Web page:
11. 4 out of 5

    Justin Eck

    So I finished the first read through of this book. It's obviously going to take some more time to figure out the puzzles that I skimmed over in favor of digesting all the words. Perhaps it's because I have invested so much time into the game, but I feel very closely connected to this story, and the characters Warren Merchant and April Kelleher. I will definitely be going back through to try and discover all the hidden secrets and puzzles. In addition to being an entertaining work of fiction, the So I finished the first read through of this book. It's obviously going to take some more time to figure out the puzzles that I skimmed over in favor of digesting all the words. Perhaps it's because I have invested so much time into the game, but I feel very closely connected to this story, and the characters Warren Merchant and April Kelleher. I will definitely be going back through to try and discover all the hidden secrets and puzzles. In addition to being an entertaining work of fiction, the survival bits were very enlightening and have inspired me to try out a few of the solutions mentioned. Hopefully I would never need any of these survival skills, but I definitely want to remember as much as I can just in case. This was a really fun read and I'm glad I had the opportunity to experience it!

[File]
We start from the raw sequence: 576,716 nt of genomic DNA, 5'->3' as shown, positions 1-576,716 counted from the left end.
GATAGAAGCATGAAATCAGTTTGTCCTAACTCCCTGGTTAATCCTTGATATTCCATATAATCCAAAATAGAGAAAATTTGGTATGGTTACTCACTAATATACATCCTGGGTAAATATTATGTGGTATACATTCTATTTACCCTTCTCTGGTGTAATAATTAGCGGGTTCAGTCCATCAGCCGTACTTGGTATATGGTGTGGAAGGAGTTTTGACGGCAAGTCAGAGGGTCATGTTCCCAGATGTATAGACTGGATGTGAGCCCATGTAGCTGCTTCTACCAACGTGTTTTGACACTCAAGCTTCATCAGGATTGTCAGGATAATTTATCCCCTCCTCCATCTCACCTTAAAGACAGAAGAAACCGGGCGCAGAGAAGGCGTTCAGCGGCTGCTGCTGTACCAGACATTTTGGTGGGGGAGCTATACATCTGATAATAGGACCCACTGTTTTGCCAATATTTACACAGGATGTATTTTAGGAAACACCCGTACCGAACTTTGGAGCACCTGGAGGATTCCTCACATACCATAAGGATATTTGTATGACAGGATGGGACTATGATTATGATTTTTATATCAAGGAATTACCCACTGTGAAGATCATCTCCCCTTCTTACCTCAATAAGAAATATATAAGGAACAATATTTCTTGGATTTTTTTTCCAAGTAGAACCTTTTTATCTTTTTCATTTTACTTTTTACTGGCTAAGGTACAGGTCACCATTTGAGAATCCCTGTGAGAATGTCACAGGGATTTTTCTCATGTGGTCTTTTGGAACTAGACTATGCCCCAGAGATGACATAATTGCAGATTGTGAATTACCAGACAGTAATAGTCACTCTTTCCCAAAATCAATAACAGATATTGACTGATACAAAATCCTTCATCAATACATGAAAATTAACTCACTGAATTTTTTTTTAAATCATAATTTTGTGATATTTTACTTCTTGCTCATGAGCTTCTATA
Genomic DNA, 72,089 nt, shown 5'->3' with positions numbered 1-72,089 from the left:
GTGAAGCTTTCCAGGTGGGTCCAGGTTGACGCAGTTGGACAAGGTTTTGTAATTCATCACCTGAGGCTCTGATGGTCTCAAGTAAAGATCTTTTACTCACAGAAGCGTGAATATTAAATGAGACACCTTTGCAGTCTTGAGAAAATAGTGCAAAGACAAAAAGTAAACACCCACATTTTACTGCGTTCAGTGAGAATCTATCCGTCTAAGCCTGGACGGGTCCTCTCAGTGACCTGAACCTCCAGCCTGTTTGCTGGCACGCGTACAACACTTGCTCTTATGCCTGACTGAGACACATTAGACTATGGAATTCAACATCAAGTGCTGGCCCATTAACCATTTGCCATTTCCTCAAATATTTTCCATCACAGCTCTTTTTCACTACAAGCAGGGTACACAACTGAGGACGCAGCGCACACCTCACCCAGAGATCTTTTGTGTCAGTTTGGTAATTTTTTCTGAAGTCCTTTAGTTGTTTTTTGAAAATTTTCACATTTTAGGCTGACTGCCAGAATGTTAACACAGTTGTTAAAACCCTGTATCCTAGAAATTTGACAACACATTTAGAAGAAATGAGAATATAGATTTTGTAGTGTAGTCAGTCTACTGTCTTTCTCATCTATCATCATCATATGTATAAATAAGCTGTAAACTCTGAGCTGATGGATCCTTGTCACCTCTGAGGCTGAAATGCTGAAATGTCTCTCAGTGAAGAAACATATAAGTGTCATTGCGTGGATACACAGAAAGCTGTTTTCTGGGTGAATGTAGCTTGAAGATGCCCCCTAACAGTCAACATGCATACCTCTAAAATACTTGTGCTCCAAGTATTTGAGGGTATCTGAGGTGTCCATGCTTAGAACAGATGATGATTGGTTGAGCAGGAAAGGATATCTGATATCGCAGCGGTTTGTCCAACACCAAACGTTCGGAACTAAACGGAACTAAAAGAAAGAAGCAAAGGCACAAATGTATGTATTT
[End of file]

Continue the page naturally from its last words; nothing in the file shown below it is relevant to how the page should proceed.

12. 5 out of 5

    Taylor Yardley

    The story held my interest enough to forgive the author(s) for their blatant plagiarism of Doug Dorst and JJ Abrams. I’m a sucker for annotating books, so even when the annotations are printed and part of the work I can’t help but get all gooey inside. The story of April was a fun read. I’ve played a few hours of Division just to see if I wanted the book and now having read the book, I’m wanting to finish out the game. Marketing objective met. Nice quick start to my 2019 reading challenge.

  13. 5 out of 5

    Raymond Thomas

    Enjoyable on its own but great tie in with The Division. Really expands the characters of the universe and also deepens the mystery that is further explored in Division 2. Also just generally enjoy the style of the book with the notes scribbled in the margins, giving a glimpse into the emotional/mental state of one character and her "interactions" with the author. Enjoyable on its own but great tie in with The Division. Really expands the characters of the universe and also deepens the mystery that is further explored in Division 2. Also just generally enjoy the style of the book with the notes scribbled in the margins, giving a glimpse into the emotional/mental state of one character and her "interactions" with the author.